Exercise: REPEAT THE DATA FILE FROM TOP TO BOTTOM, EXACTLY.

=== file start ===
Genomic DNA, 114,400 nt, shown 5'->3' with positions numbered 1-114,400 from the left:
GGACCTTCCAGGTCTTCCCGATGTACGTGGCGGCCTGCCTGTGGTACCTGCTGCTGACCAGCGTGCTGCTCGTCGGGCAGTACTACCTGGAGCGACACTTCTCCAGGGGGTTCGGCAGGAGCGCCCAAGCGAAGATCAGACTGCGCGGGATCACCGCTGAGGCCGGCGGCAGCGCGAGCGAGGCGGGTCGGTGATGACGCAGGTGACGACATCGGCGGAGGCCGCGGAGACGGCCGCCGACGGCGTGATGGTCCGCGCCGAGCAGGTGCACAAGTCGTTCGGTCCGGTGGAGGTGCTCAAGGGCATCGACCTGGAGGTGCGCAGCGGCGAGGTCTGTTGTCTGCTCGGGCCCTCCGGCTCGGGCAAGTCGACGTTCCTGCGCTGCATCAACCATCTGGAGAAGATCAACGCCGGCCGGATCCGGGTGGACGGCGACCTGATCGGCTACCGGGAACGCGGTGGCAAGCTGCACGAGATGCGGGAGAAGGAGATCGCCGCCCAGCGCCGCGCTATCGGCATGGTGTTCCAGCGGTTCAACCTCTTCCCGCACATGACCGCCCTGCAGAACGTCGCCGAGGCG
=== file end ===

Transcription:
Genomic DNA, 114,400 nt, shown 5'->3' with positions numbered 1-114,400 from the left:
GGACCTTCCAGGTCTTCCCGATGTACGTGGCGGCCTGCCTGTGGTACCTGCTGCTGACCAGCGTGCTGCTCGTCGGGCAGTACTACCTGGAGCGACACTTCTCCAGGGGGTTCGGCAGGAGCGCCCAAGCGAAGATCAGACTGCGCGGGATCACCGCTGAGGCCGGCGGCAGCGCGAGCGAGGCGGGTCGGTGATGACGCAGGTGACGACATCGGCGGAGGCCGCGGAGACGGCCGCCGACGGCGTGATGGTCCGCGCCGAGCAGGTGCACAAGTCGTTCGGTCCGGTGGAGGTGCTCAAGGGCATCGACCTGGAGGTGCGCAGCGGCGAGGTCTGTTGTCTGCTCGGGCCCTCCGGCTCGGGCAAGTCGACGTTCCTGCGCTGCATCAACCATCTGGAGAAGATCAACGCCGGCCGGATCCGGGTGGACGGCGACCTGATCGGCTACCGGGAACGCGGTGGCAAGCTGCACGAGATGCGGGAGAAGGAGATCGCCGCCCAGCGCCGCGCTATCGGCATGGTGTTCCAGCGGTTCAACCTCTTCCCGCACATGACCGCCCTGCAGAACGTCGCCGAGGCG